Lanka Walltile -profit up by over 100%
The provisional Profit and Loss Account released by Lanka Walltile Limited for the year ended March 31, 1998 shows an increase of profit over 100% compared to the previous year.
Company's turnover increased by 38.5% during the year under review from Rs. 1446.5m. to Rs. 2004.8m. Profit before tax was up by 119% from Rs. 109.3m. to 239.5m. Profit after tax was Rs. 194.0m. which shows an increase of 110%. Profit attributable to shareholders of the company also increased by 129%. Shareholders' funds stood at the end of the year at Rs. 959m. This is an increase of 8.8% over the previous year.
John Keells - profit up by over 90%
According to the provisional consolidated financial statements for the year ended March 31, 1998 John Keells Holdings Limited earned a pre tax profit of Rs. 1,438.9m. This shows an increase of 90% over the previous year. Post tax profit increased by 99.7% from Rs. 573.9m. to Rs. 1146.4m. Profit attributable to the group increased by 91% from 423.5m. to Rs. 808.5m. Shareholders' funds increased by 12% from Rs. 5,413m. to Rs. 6,062.3m.
During the year company paid a dividend of 10% and proposed a dividend of 30% to its shareholders.
CDL - post tax profit up by 940%
Colombo Dockyard Limited has produced Rs. 98.8m. Post tax profit for the year ended March 31, 1998. This shows an increase of 940% over the previous year profit of Rs. 9.5m. Company earned Rs. 121.6m. pre tax profit reflecting an increase of 615% from Rs. 17.0m. Gross revenue increased by 70.7% from Rs. 463m. to Rs. 790.8m. Shareholders' funds as at March 31, 1998 stood at Rs. 972.6m. which shows an increase of 31.6% over the previous year.
The Pay Phone Co. [ PPC] a joint venture between the US Company World Quest Networks [Fax over Internet], the Thai Conglomerate Loxley and the local partner Fentons, which recently introduced the world's first ever internet Pay Phone System in Sri Lanka, created history once again by launching the world's first 'electronic coin'.
"PPC in yet another world first, demonstrated the possibility of making a telephone call by using the 'Electronic Coin' which comes in the form of a Rs.10/- card "the cheapest in the world" said Klaus Scholz , CEO of the Pay Phone Company.
This unique facility was launched in Wattala, with the first 'Electronic Coin' being sold by Mr. Scholz, to Mr. Asoka Peiris at Jayanthi Stores in Wattala, a company release said.
"We want to make communications possible for people coming from all walks of life", said Scholz. "Hence the 'Electronic Card' which will be a boon for people coming from the lowest income groups, who have a very limited need for telephone communication, yet who nonetheless are subject to emergency situations just like the rest of us - maybe even more so", he said.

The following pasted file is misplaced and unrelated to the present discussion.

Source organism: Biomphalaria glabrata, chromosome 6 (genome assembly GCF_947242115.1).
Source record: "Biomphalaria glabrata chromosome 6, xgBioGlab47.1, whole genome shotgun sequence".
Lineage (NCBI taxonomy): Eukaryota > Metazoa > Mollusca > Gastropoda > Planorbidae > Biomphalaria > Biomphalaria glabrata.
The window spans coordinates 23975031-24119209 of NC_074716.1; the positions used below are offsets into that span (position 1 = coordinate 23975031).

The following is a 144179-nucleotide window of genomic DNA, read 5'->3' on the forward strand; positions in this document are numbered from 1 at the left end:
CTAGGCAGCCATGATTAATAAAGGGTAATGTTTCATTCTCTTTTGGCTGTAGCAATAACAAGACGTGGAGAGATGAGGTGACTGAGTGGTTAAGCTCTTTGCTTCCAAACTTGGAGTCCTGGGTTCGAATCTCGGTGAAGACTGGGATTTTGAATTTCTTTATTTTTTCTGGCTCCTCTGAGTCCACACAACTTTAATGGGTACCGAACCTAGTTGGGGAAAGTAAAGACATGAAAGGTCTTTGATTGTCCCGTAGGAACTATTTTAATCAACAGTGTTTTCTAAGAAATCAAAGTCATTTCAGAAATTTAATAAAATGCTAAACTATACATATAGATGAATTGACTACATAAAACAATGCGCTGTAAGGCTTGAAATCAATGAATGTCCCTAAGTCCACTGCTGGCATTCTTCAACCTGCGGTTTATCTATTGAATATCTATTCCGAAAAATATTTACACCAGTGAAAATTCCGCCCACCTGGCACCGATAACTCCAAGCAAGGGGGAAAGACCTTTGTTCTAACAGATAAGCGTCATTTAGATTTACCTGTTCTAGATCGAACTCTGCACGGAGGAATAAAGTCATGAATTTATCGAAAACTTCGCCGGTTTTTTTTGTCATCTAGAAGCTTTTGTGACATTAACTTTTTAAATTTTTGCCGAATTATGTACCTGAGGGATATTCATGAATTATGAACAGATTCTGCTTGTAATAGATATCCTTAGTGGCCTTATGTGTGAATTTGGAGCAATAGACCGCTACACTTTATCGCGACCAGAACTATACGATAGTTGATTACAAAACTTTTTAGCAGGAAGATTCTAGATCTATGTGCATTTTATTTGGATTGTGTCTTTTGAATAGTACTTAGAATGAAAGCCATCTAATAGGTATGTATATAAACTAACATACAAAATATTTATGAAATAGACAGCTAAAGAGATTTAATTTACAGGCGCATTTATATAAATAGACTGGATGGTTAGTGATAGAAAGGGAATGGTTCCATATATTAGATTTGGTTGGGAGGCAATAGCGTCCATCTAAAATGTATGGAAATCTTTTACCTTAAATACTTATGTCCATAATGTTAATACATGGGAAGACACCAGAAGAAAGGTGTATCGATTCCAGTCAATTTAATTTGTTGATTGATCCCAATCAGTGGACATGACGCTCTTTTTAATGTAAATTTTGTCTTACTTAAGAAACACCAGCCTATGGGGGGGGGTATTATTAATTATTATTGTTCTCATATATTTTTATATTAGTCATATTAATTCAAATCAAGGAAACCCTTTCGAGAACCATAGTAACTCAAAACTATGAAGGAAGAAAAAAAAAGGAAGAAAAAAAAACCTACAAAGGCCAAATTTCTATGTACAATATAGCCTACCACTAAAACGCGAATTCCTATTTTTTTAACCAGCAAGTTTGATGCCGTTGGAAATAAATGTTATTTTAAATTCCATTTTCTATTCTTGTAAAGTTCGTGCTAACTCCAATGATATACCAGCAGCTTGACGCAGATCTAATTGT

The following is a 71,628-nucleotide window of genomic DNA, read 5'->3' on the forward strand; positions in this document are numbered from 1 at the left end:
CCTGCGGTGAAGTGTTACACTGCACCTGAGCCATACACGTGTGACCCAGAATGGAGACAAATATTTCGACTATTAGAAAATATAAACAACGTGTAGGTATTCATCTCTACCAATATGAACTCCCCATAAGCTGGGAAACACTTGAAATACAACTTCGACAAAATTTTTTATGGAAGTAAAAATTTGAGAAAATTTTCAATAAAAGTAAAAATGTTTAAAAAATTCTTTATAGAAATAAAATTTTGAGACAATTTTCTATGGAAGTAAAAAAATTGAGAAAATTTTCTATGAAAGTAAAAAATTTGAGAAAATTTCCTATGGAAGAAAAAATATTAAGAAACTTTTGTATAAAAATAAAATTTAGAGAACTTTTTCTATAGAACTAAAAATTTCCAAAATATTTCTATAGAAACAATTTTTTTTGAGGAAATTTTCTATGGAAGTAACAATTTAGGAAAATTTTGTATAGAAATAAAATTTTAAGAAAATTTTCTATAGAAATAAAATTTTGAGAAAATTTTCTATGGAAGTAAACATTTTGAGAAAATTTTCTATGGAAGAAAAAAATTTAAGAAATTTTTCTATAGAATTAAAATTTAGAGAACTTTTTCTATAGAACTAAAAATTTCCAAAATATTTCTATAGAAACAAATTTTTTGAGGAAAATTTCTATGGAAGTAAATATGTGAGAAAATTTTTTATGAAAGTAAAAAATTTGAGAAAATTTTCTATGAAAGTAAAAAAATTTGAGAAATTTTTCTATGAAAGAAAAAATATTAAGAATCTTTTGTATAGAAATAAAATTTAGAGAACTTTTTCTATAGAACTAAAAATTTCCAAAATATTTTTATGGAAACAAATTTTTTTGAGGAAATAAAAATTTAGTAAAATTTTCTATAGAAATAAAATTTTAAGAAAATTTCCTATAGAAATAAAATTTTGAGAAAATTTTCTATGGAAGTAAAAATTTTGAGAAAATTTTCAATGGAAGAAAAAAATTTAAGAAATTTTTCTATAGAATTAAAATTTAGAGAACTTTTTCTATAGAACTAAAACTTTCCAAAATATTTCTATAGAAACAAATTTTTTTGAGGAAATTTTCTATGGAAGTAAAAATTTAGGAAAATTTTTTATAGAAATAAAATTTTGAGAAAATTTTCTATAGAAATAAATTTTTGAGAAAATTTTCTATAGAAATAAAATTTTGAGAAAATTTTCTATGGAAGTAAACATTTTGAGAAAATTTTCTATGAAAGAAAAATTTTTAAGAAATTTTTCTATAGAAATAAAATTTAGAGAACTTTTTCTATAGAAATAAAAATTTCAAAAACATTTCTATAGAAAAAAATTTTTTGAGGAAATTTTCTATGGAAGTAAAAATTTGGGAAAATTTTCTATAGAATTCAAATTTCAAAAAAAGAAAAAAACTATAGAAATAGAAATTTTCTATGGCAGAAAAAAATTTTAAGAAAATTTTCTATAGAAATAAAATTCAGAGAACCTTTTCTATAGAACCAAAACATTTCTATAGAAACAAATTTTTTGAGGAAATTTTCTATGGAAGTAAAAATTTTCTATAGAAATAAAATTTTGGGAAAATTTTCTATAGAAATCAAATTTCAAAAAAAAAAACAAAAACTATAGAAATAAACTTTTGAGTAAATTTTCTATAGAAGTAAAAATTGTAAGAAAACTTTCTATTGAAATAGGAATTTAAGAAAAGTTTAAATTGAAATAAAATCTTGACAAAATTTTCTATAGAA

Explaining the workings of this novel communications tool, Scholz said that a user could place up to two calls for a combined duration of 2 minutes, enabling him or her to convey a specific message.
"The advantage of our Supercard system is that due to the presence of a Pin Number, an entire family of even 10 persons could avail themselves of the use of 1 Electronic Coin if the Pin number is known to all of them", he said, "thus really making it a godsend for those within the lower income bracket".
Scholz added that his organisation was determined to bring modern day communications facilities to the rural areas, and the 'Electronic Coin' had been launched with this in view.
"In fact the next cheapest card which is for Rs. 40/- is also a product of the Pay Phone Company," said Scholz proudly.
As a special gesture to mark this event, PPC donated a total of 1000 'Electronic Coins' to the Military Hospital, Panagoda.
Initially the 'Electronic Coin' will be available in Wattala, Kadawatha, Kelaniya and Seeduwa, but will shortly be available in Colombo and the neighbouring suburbs as well.
Sri Lanka's Overall exports for January 1998 was Rs. 20 mn. as against Rs. 18.2 mn. during January 1997 and has shown an increase of 10%. However, in dollar terms the increase is only 2 percent, Textile News said.
The major contributor for total exports as usual was Industrial Exports with Rs. 14,101 mn. accounting for 70 percent with 9% growth. However, in dollar terms the increase was negligible i.e., only 0.6%.
Textile and apparel with Rs. 9989 mn. in January 1998 as against Rs. 8,352 mn. in January 1997 has shown an increase of 20% and accounted for 71% of Industrial Exports and almost 50% of National Exports. In dollar terms the increase in Textile and Apparel exports was 11 percent.